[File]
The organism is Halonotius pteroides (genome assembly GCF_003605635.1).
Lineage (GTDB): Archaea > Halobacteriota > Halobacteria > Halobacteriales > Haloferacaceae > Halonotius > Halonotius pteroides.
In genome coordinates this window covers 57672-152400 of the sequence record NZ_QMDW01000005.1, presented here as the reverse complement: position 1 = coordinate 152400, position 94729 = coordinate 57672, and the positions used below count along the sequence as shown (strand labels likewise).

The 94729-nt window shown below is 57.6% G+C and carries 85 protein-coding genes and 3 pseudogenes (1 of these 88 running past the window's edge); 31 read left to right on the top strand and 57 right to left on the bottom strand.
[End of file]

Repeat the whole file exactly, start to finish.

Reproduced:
The organism is Halonotius pteroides (genome assembly GCF_003605635.1).
Lineage (GTDB): Archaea > Halobacteriota > Halobacteria > Halobacteriales > Haloferacaceae > Halonotius > Halonotius pteroides.
In genome coordinates this window covers 57672-152400 of the sequence record NZ_QMDW01000005.1, presented here as the reverse complement: position 1 = coordinate 152400, position 94729 = coordinate 57672, and the positions used below count along the sequence as shown (strand labels likewise).

The 94729-nt window shown below is 57.6% G+C and carries 85 protein-coding genes and 3 pseudogenes (1 of these 88 running past the window's edge); 31 read left to right on the top strand and 57 right to left on the bottom strand.